The Road Behind Town
The Road Behind Town
By Kathleen M. Brosius

     Crows cawed in the distance, as my brother
Jim and I sat on our front steps. The hot sun
brightened the morning, as we planned our day.
John, our older brother, was in the house, his
attention drawn to a new book.
     Our mom, a school teacher, was attending
summer school classes in Fayette. She stayed with
our grandparents during the week that summer.
Daddy was a commercial fisherman; while mom
was gone, he stayed pretty close to home. But on
this particular day, he had gone to the islands to
check his fish traps. We had an old Jeep that
hauled fish nets and box traps, toys and kids to
and from the boat landing. Puddlejumper was its
     Jim and I decided to walk the old road that led
to the boat landing. Daddy would be coming home
soon and we would surprise him. He would be so
happy to see us and proud that we knew the way
to the Islands.
     At first the trip was smooth going. The sloping
road led out of town and onto the flat bottoms that
lay east of New Albin. We each picked up a sturdy
stick to help us, as we trod along. Behind us, our
little town grew smaller. The further we traveled,
the narrower the road became. Soon, we found
ourselves in the middle of the marshland that
separated the terrace from the wetlands. Years of
constant maintenance kept the road from sinking
into the marsh. Certain areas of the old road had
disappeared and heavy planks had been positioned
as a bridge for the few that used this lowly
highway. We carefully made our way to the other
side. Water from the slough lapped over the edge
at times. Determined, we continued on.
     The road began to rise, as we ascended onto
higher ground. After resting a little while and
wishing that we had brought a snack, we pressed
on. Elm trees and giant cottonwoods surrounded
us, as we walked deeper into the woods. We
spotted a deer, just as it disappeared into the thick
foliage. Soft breezes blew through the trees and
the smell of the Islands drifted to our noses. Wild
flowers were in full bloom. Red, blue, violet and
white dotted the woodland floor.
     We walked on. We were familiar with this old
road. Daddy’s old Puddlejumper practically knew
every bump and rut. We remembered many
journeys back and forth to the Islands. Today, it
seemed further than we remembered. The
afternoon crept on and the sun moved toward the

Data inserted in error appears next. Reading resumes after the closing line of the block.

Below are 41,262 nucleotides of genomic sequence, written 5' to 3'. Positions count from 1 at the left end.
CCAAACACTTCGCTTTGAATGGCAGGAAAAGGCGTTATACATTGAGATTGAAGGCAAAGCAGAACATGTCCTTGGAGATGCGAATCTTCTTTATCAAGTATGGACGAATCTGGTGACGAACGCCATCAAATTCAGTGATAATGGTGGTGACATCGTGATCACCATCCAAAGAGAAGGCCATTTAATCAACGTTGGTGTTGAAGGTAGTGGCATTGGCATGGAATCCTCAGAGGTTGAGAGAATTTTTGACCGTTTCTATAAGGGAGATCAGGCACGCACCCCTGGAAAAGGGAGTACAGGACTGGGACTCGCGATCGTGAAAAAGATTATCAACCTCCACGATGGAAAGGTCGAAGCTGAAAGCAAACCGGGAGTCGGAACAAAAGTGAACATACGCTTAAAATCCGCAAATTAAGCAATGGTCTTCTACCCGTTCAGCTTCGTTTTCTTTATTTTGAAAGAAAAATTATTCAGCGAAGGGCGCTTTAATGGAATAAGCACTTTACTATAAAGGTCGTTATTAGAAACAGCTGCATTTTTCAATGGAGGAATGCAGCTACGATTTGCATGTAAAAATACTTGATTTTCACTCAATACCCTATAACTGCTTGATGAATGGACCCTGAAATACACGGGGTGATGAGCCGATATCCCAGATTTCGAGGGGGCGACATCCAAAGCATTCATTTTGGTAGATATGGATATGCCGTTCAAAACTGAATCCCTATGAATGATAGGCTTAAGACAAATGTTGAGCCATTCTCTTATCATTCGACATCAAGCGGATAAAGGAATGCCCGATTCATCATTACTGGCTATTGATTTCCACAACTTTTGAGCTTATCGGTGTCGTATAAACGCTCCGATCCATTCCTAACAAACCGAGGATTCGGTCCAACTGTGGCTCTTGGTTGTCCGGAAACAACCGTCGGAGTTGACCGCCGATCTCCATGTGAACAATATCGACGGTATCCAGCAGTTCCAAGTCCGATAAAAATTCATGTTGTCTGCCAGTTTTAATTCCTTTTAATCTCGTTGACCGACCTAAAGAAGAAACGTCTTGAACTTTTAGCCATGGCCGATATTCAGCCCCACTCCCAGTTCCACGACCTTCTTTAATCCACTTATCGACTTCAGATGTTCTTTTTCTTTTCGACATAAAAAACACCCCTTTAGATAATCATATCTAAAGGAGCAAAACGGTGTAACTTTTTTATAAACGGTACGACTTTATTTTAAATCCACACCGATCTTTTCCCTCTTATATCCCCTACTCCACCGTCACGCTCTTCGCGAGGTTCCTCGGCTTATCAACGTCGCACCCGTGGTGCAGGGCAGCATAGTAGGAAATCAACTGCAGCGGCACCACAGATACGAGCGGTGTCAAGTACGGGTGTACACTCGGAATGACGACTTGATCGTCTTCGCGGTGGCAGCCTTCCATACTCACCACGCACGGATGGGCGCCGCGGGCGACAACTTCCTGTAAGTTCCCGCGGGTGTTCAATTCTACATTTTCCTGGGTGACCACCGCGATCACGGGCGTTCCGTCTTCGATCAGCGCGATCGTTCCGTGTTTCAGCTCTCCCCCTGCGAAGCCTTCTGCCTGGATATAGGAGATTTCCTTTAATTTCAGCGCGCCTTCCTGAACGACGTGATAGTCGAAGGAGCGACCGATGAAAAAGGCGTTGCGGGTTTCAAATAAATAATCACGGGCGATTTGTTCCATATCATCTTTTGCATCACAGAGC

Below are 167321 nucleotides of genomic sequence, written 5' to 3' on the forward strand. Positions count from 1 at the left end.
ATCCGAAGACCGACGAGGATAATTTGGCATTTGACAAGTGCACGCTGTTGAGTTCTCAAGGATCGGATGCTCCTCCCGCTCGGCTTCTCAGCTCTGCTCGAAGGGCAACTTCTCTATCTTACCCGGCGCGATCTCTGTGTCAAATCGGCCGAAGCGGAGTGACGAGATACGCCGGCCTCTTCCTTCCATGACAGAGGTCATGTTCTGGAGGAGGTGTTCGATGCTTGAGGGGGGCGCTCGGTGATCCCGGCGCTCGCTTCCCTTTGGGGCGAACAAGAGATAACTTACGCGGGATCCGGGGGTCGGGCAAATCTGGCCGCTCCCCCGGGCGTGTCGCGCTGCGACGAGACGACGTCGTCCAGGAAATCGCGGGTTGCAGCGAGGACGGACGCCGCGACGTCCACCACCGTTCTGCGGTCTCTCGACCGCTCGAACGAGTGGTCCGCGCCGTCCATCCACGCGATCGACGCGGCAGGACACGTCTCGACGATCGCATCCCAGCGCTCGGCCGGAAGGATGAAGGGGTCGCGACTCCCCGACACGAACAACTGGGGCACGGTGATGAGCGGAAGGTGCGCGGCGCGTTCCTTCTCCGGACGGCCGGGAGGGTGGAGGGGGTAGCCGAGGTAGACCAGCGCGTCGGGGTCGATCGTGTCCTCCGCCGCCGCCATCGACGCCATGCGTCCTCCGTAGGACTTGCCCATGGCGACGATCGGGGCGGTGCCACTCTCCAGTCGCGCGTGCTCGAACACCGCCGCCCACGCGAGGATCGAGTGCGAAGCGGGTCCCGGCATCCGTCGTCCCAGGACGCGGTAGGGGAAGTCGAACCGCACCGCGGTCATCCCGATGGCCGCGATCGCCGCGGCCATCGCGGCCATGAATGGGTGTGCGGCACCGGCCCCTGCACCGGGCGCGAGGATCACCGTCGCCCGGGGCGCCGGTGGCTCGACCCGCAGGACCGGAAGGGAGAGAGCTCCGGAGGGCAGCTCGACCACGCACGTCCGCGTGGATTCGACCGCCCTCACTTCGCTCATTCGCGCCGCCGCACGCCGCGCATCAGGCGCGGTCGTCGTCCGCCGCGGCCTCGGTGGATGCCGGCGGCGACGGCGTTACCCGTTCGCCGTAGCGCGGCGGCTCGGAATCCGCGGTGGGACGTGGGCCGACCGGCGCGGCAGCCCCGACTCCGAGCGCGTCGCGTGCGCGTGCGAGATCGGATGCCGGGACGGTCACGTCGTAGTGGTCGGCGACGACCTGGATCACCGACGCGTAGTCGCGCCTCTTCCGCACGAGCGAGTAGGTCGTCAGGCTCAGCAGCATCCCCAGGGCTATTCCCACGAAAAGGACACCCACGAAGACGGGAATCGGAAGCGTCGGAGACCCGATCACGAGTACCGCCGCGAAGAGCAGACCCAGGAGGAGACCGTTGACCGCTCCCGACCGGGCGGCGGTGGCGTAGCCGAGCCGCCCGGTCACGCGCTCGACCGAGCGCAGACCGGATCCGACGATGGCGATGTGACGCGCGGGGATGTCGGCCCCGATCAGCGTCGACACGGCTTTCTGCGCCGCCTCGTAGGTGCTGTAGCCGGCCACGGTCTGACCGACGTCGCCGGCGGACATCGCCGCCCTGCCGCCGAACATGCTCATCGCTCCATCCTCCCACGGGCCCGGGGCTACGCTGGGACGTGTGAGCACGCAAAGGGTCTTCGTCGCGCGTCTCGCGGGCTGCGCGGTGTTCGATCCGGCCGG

bluffs of Iowa. The rain that drenched us the day
before had produced muddy puddles in the road;
we stepped around them.
     We paused to listen for sounds of Daddy’s
launch or his Puddlejumper. The wind sent fallen
leaves and sticks across our path. As if knowing
that we might enjoy a show, the leaves chased
each other in circles then dashed off into the
brush. We grew weary wishing that the sound of
the Puddlejumper would soon rumble toward us.
     Through the trees, we saw a sharp turn in the
road, marking the halfway point to the boat
landing. A fallen tree lay alongside the road. We
scrambled on top. Relieved to have reached this
point in our journey, we decided to stay put until
Daddy came.
     We chatted about how fun summer was. We
loved the river bottoms. Our imaginations took us
on fantastic journeys as Tarzan and Jane, Roy
Rogers and Dale Evans, Kings and Queens. We
hung onto vines that fell from towering trees,
swinging back and forth until we dropped to the
woodland floor. Fish cradles became our castles,
fallen trees, our fortresses.
     The sun had begun to drop behind the Iowa
bluffs when we heard a motor. Was it the
Puddlejumper? Excited we peered through the
trees waiting for the vehicle to appear. I jumped
down, standing close to the road. Jim grabbed onto
a branch and slid to the path. It wasn’t the Puddle
Jumper. Disappointed, we watched as Eezy Becker
rumbled toward us.         Seeing us, he slowed and
stopped. “What are you two kids doing way down
here?” Eezy demanded. He and Daddy were good
friends and fishing associates. He would often stop
by and say hello when we were at the Shanty on
the Islands.
     Jim exclaimed to Eezy, “We’re gonna meet
Daddy when he comes home.”
     I asked, “Have you seen him?”
     Eezy told us that he had not seen our dad and
that he was probably detained. He insisted that he
give us a ride back to town. We hesitated, looking
down the lonely road that led to the boat landing.
Finally, we climbed into Eezy’s pickup.
     Disappointed and tired, we silently rode with
Eezy back to town. He tried to explain how two
young kids should not be wandering around all
alone on that road. We listened, our heads held
low. After depositing us at our doorstep, Eezy
drove on. We thanked him for the ride and waved
     An hour or so later, Daddy arrived home. We
excitedly told him of our walk to the Islands. He
was not amused. We were scolded and ordered
never to do that again.
     Jim and I spent a lot of summer days together,
we played games with the neighbor kids, but we
mostly looked forward to traveling to the Islands
in the Puddlejumper. We never attempted to walk
to the Islands again. We visit our old home town
occasionally. One place that we head for is down
the road that runs from the back of town to the
old boat landing at the edge of the Islands.